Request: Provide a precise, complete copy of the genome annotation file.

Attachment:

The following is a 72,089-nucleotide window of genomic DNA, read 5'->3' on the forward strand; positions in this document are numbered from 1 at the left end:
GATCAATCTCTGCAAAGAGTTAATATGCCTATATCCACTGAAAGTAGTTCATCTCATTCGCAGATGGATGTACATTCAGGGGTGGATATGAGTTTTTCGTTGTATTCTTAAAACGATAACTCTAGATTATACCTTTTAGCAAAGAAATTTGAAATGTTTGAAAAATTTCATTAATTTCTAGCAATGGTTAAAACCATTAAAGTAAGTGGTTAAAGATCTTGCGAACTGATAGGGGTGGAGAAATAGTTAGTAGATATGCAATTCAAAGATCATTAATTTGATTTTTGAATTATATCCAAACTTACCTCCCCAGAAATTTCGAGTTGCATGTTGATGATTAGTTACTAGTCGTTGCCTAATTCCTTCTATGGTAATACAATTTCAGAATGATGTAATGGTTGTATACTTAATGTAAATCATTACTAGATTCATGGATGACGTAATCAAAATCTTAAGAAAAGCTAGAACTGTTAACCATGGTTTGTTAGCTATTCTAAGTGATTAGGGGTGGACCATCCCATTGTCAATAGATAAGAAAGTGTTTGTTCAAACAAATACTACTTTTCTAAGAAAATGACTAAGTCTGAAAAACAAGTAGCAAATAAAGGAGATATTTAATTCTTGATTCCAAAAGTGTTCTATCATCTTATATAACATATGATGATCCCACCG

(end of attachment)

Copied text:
The following is a 72,089-nucleotide window of genomic DNA, read 5'->3' on the forward strand; positions in this document are numbered from 1 at the left end:
GATCAATCTCTGCAAAGAGTTAATATGCCTATATCCACTGAAAGTAGTTCATCTCATTCGCAGATGGATGTACATTCAGGGGTGGATATGAGTTTTTCGTTGTATTCTTAAAACGATAACTCTAGATTATACCTTTTAGCAAAGAAATTTGAAATGTTTGAAAAATTTCATTAATTTCTAGCAATGGTTAAAACCATTAAAGTAAGTGGTTAAAGATCTTGCGAACTGATAGGGGTGGAGAAATAGTTAGTAGATATGCAATTCAAAGATCATTAATTTGATTTTTGAATTATATCCAAACTTACCTCCCCAGAAATTTCGAGTTGCATGTTGATGATTAGTTACTAGTCGTTGCCTAATTCCTTCTATGGTAATACAATTTCAGAATGATGTAATGGTTGTATACTTAATGTAAATCATTACTAGATTCATGGATGACGTAATCAAAATCTTAAGAAAAGCTAGAACTGTTAACCATGGTTTGTTAGCTATTCTAAGTGATTAGGGGTGGACCATCCCATTGTCAATAGATAAGAAAGTGTTTGTTCAAACAAATACTACTTTTCTAAGAAAATGACTAAGTCTGAAAAACAAGTAGCAAATAAAGGAGATATTTAATTCTTGATTCCAAAAGTGTTCTATCATCTTATATAACATATGATGATCCCACCG